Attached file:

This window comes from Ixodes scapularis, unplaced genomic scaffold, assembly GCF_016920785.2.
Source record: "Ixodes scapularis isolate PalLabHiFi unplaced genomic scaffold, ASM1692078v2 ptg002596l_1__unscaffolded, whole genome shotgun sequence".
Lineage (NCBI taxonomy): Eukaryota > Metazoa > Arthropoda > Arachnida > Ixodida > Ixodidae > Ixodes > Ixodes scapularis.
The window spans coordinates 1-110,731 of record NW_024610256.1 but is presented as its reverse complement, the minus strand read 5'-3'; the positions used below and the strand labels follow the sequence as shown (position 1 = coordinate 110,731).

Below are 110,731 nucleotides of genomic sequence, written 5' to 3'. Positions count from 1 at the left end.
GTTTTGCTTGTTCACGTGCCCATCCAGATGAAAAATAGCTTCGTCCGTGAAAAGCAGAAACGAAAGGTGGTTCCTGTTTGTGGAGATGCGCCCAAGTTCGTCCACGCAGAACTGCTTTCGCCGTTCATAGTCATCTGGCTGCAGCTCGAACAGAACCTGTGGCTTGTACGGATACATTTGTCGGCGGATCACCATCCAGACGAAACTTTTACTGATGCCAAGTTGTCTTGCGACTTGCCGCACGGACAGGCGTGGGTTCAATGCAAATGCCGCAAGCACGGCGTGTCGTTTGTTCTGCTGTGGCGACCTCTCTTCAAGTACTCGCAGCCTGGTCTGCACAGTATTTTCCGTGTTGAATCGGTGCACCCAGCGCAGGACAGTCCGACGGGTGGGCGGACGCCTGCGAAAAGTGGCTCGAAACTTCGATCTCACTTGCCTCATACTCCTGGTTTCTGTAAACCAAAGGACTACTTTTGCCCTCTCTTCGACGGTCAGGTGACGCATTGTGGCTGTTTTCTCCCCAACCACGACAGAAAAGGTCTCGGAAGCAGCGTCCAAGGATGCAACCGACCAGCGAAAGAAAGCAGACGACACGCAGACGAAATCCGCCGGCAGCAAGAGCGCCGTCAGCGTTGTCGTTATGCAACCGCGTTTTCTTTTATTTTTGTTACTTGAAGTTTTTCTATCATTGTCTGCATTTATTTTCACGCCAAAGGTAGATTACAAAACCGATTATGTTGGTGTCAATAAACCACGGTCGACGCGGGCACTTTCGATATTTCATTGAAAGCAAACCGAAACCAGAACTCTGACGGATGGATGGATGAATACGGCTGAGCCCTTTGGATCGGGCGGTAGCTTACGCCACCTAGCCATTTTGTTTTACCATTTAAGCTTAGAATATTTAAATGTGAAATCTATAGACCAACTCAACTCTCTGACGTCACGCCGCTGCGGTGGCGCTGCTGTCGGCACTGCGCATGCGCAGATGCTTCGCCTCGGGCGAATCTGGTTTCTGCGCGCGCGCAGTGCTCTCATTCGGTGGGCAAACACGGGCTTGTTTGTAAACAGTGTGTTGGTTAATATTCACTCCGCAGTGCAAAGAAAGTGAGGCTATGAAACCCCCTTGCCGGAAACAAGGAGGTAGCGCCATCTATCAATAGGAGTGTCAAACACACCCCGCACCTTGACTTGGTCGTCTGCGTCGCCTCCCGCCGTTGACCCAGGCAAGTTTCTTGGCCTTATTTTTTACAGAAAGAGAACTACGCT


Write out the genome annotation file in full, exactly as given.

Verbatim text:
This window comes from Ixodes scapularis, unplaced genomic scaffold, assembly GCF_016920785.2.
Source record: "Ixodes scapularis isolate PalLabHiFi unplaced genomic scaffold, ASM1692078v2 ptg002596l_1__unscaffolded, whole genome shotgun sequence".
Lineage (NCBI taxonomy): Eukaryota > Metazoa > Arthropoda > Arachnida > Ixodida > Ixodidae > Ixodes > Ixodes scapularis.
The window spans coordinates 1-110,731 of record NW_024610256.1 but is presented as its reverse complement, the minus strand read 5'-3'; the positions used below and the strand labels follow the sequence as shown (position 1 = coordinate 110,731).

Below are 110,731 nucleotides of genomic sequence, written 5' to 3'. Positions count from 1 at the left end.
GTTTTGCTTGTTCACGTGCCCATCCAGATGAAAAATAGCTTCGTCCGTGAAAAGCAGAAACGAAAGGTGGTTCCTGTTTGTGGAGATGCGCCCAAGTTCGTCCACGCAGAACTGCTTTCGCCGTTCATAGTCATCTGGCTGCAGCTCGAACAGAACCTGTGGCTTGTACGGATACATTTGTCGGCGGATCACCATCCAGACGAAACTTTTACTGATGCCAAGTTGTCTTGCGACTTGCCGCACGGACAGGCGTGGGTTCAATGCAAATGCCGCAAGCACGGCGTGTCGTTTGTTCTGCTGTGGCGACCTCTCTTCAAGTACTCGCAGCCTGGTCTGCACAGTATTTTCCGTGTTGAATCGGTGCACCCAGCGCAGGACAGTCCGACGGGTGGGCGGACGCCTGCGAAAAGTGGCTCGAAACTTCGATCTCACTTGCCTCATACTCCTGGTTTCTGTAAACCAAAGGACTACTTTTGCCCTCTCTTCGACGGTCAGGTGACGCATTGTGGCTGTTTTCTCCCCAACCACGACAGAAAAGGTCTCGGAAGCAGCGTCCAAGGATGCAACCGACCAGCGAAAGAAAGCAGACGACACGCAGACGAAATCCGCCGGCAGCAAGAGCGCCGTCAGCGTTGTCGTTATGCAACCGCGTTTTCTTTTATTTTTGTTACTTGAAGTTTTTCTATCATTGTCTGCATTTATTTTCACGCCAAAGGTAGATTACAAAACCGATTATGTTGGTGTCAATAAACCACGGTCGACGCGGGCACTTTCGATATTTCATTGAAAGCAAACCGAAACCAGAACTCTGACGGATGGATGGATGAATACGGCTGAGCCCTTTGGATCGGGCGGTAGCTTACGCCACCTAGCCATTTTGTTTTACCATTTAAGCTTAGAATATTTAAATGTGAAATCTATAGACCAACTCAACTCTCTGACGTCACGCCGCTGCGGTGGCGCTGCTGTCGGCACTGCGCATGCGCAGATGCTTCGCCTCGGGCGAATCTGGTTTCTGCGCGCGCGCAGTGCTCTCATTCGGTGGGCAAACACGGGCTTGTTTGTAAACAGTGTGTTGGTTAATATTCACTCCGCAGTGCAAAGAAAGTGAGGCTATGAAACCCCCTTGCCGGAAACAAGGAGGTAGCGCCATCTATCAATAGGAGTGTCAAACACACCCCGCACCTTGACTTGGTCGTCTGCGTCGCCTCCCGCCGTTGACCCAGGCAAGTTTCTTGGCCTTATTTTTTACAGAAAGAGAACTACGCT